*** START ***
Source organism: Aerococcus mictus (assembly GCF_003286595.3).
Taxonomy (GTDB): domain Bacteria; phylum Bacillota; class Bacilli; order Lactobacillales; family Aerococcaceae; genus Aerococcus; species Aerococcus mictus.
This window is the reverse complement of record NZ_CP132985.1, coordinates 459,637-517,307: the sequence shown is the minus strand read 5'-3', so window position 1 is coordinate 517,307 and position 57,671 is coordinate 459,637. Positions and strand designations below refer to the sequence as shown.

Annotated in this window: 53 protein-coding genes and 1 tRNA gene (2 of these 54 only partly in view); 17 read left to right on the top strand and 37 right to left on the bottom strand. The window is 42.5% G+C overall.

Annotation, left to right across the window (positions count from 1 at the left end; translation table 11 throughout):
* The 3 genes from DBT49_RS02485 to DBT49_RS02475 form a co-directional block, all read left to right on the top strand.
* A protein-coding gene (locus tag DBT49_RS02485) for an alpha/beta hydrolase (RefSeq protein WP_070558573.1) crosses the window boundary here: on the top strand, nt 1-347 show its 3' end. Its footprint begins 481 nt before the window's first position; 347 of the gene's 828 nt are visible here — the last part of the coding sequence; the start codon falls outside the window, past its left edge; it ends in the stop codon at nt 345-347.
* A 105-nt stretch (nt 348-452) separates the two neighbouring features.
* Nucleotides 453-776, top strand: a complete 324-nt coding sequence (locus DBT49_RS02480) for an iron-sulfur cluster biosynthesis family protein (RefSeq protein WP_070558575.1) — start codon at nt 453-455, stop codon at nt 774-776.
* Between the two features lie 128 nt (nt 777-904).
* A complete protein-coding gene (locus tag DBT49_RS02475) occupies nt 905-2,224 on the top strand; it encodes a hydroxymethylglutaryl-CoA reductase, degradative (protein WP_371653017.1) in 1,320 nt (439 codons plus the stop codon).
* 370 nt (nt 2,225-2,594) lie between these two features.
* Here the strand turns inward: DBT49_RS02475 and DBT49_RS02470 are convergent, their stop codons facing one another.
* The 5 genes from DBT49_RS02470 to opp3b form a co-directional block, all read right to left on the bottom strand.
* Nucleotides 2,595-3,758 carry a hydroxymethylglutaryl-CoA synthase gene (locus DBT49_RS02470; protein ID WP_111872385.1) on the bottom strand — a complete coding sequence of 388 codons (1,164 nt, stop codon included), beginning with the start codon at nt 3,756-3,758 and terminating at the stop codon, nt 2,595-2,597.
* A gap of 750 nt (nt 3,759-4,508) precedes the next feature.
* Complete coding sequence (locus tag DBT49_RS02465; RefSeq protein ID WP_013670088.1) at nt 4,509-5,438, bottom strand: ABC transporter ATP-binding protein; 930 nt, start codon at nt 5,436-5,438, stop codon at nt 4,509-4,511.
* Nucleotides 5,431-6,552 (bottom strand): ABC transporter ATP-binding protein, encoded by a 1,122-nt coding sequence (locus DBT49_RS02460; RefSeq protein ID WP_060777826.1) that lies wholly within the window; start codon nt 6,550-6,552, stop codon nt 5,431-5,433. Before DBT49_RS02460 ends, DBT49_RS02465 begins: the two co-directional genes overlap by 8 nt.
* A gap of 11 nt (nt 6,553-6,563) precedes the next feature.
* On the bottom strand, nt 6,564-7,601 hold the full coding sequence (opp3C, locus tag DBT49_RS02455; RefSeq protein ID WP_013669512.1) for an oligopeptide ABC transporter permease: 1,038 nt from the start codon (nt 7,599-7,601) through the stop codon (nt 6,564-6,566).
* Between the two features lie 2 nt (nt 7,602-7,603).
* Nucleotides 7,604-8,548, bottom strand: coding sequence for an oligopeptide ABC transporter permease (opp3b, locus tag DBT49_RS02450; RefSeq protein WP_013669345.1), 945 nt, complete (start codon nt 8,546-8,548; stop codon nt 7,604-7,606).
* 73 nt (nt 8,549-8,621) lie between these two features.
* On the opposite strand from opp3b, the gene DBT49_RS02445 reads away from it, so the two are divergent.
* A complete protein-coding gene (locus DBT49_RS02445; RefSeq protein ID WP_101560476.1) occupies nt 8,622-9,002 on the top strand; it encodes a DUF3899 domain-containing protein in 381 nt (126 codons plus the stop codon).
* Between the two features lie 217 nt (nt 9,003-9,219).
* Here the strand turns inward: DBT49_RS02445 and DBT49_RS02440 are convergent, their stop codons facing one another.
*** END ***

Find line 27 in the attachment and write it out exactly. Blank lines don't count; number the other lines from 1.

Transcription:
* Here the strand turns inward: DBT49_RS02445 and DBT49_RS02440 are convergent, their stop codons facing one another.